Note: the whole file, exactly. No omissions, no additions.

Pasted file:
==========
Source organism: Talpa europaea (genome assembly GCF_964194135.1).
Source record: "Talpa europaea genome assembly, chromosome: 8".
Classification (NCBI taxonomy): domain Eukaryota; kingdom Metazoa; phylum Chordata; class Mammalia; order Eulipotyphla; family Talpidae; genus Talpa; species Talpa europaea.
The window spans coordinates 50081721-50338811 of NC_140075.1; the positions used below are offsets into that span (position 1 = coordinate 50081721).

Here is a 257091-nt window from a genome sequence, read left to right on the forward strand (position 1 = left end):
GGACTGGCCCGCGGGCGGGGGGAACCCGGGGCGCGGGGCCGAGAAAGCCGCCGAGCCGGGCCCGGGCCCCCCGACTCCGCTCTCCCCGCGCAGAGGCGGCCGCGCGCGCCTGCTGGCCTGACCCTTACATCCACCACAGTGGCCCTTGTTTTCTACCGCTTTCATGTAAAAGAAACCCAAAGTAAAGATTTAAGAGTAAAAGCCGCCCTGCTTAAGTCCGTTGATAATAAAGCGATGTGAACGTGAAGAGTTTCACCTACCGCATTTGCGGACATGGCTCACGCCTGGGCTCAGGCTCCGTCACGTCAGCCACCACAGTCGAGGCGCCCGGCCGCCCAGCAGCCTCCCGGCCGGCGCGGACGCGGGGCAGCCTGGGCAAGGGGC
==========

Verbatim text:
Source organism: Talpa europaea (genome assembly GCF_964194135.1).
Source record: "Talpa europaea genome assembly, chromosome: 8".
Classification (NCBI taxonomy): domain Eukaryota; kingdom Metazoa; phylum Chordata; class Mammalia; order Eulipotyphla; family Talpidae; genus Talpa; species Talpa europaea.
The window spans coordinates 50081721-50338811 of NC_140075.1; the positions used below are offsets into that span (position 1 = coordinate 50081721).

Here is a 257091-nt window from a genome sequence, read left to right on the forward strand (position 1 = left end):
GGACTGGCCCGCGGGCGGGGGGAACCCGGGGCGCGGGGCCGAGAAAGCCGCCGAGCCGGGCCCGGGCCCCCCGACTCCGCTCTCCCCGCGCAGAGGCGGCCGCGCGCGCCTGCTGGCCTGACCCTTACATCCACCACAGTGGCCCTTGTTTTCTACCGCTTTCATGTAAAAGAAACCCAAAGTAAAGATTTAAGAGTAAAAGCCGCCCTGCTTAAGTCCGTTGATAATAAAGCGATGTGAACGTGAAGAGTTTCACCTACCGCATTTGCGGACATGGCTCACGCCTGGGCTCAGGCTCCGTCACGTCAGCCACCACAGTCGAGGCGCCCGGCCGCCCAGCAGCCTCCCGGCCGGCGCGGACGCGGGGCAGCCTGGGCAAGGGGC